More Quotes & Stories
At the End of Life!
"We shall find, when we reach the end of life, that all which God has done, however dark and mysterious it may have appeared at the time, was so connected with our good as to make it a proper subject of praise and thanksgiving."
"Bless the LORD, O my soul, and forget not all his benefits." Psalm 103:2
— By Barnes
The Anvil? God's Word.
Last eve I passed beside a blacksmith's door
And heard the anvil ring the vesper chime:
Then looking in, I saw upon the floor
Old hammers, worn with beating years of time.
"How many anvils have you had," said I,
"To wear and batter all these hammers so?"
"Just one," said he, and then, with twinkling eye,
"The anvil wears the hammers out, you know."
And so, thought I, the anvil of God's word,
For ages skeptic blows have beat upon;
Yet though the noise of falling blows was heard,
The anvil is unharmed... the hammer's gone.
— Author Unknown
An article in National Geographic several years ago provided a penetrating picture of GOD'S wings. After a forest fire in Yellowstone National Park, forest rangers began their trek up a mountain to assess the inferno's damage.
One ranger found a bird literally petrified in ashes, perched statuesquely on the ground at the base of a tree. Somewhat sickened by the sight, he knocked over the bird with a stick. When he struck it, three chicks scurried from under their dead mother's wings.
The loving mother, keenly aware of impending disaster, had carried her offspring to the base of the tree and had gathered it under her wings, instinctively knowing that the toxic smoke would rise. She could have flown to safety but had refused to abandon her babies. When the blaze had arrived and the heat had singed her small body, the mother had remained steadfast. Because she had been willing to die, so those under the cover of her wings would live.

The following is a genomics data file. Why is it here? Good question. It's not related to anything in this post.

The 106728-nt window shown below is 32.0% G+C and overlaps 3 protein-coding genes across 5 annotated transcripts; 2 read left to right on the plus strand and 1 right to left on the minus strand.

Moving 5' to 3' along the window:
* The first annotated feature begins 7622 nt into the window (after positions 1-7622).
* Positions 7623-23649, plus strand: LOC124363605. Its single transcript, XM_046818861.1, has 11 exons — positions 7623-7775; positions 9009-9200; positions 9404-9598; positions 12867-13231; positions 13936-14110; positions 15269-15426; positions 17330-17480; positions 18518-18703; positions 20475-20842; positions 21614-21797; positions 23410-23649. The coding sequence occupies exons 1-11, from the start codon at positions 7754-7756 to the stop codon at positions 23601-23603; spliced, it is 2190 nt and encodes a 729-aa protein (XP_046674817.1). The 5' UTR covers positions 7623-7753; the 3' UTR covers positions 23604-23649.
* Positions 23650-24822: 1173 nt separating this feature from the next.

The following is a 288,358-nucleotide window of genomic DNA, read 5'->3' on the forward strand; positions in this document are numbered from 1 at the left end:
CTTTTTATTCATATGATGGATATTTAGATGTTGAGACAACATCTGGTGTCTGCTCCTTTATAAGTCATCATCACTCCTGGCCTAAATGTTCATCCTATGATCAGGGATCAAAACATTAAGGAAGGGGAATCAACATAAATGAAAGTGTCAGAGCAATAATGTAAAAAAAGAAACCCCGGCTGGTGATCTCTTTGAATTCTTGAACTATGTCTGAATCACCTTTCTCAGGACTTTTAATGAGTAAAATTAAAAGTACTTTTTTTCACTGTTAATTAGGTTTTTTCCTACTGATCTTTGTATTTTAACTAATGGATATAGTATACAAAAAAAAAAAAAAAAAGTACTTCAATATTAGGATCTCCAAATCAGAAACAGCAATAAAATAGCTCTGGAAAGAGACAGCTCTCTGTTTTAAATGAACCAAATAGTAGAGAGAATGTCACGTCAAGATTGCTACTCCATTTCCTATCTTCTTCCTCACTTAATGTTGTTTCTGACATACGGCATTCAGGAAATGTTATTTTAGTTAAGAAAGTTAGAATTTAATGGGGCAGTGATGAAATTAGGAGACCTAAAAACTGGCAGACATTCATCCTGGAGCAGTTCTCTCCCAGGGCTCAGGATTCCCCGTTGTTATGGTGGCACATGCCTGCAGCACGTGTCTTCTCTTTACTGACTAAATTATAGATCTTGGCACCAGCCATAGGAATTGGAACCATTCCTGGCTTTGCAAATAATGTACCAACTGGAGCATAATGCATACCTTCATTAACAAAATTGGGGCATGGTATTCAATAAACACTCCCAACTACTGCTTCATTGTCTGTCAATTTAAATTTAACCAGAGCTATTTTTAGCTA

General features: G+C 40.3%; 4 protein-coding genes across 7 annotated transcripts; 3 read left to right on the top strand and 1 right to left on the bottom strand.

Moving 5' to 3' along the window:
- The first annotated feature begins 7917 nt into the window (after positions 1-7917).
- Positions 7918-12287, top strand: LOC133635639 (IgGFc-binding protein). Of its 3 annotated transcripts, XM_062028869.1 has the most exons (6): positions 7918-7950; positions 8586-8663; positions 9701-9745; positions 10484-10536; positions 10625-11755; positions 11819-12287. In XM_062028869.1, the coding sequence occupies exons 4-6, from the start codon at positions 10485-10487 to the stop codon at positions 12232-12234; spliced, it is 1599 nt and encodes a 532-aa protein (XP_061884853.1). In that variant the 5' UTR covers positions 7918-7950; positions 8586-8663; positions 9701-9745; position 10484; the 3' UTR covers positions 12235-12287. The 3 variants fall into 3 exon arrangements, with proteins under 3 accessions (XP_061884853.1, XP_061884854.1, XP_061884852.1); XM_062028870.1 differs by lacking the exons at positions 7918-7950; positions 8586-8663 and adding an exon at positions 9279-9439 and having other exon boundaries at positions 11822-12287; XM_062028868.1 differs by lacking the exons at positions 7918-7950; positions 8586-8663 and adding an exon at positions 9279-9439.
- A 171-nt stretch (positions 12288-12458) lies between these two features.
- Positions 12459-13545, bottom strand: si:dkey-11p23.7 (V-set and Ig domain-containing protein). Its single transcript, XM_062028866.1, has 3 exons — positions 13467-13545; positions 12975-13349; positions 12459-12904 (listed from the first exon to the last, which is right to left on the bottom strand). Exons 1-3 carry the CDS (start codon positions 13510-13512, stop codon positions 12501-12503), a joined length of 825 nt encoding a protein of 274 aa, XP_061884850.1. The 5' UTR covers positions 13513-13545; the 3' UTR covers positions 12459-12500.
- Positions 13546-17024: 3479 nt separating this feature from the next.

"He shall cover you with his feathers, and under his wings shalt thou trust" (Psalms 91:4).
— Author Unknown
Life by Accident?
"The probability of life originating by accident is comparable to the probability of
the Unabridged Dictionary resulting from an explosion in a printing factory."
— By Pro. E. Conklin
It was a few weeks before Christmas 1917. The beautiful snowy landscapes of Europe wee blackened by war. The trenches on one side held the Germans and on the other side the trenches were filled with Americans. It was World War I. The exchange of gunshots was intense. Separating them was a very narrow strip of no-man's land. A young German soldier attempting to cross that no-man's land had been shot and had become entangled in the barbed wire. He cried out in anguish, then in pain he continued to whimper.
Between the shells all the Americans in that sector could hear him scream. When one American solder could stand it no longer, he crawled out of the American trenches and on his stomach crawled to that German soldier. When the Americans realized what he was doing they stopped firing, but the Germans continued. Then a German officer realized what the young American was doing and he ordered his men to cease firing.
Now there was a weird silence across the no-man's land. On his stomach, the American made his way to that German soldier and disentangled him. He stood up with the German in his arms, walked straight to the German trenches and placed him in the waiting arms of his comrades. Having done so, he turned and started back to the American trenches.
Suddenly there was a hand on his shoulder that spun him around. There stood a German officer who had won the Iron Cross, the highest honor for bravery. He jerked it from his own uniform and placed it on the American, who walked back to the American trenches. When he was safely in the trenches, they resumed the insanity of war.
— Author Unknown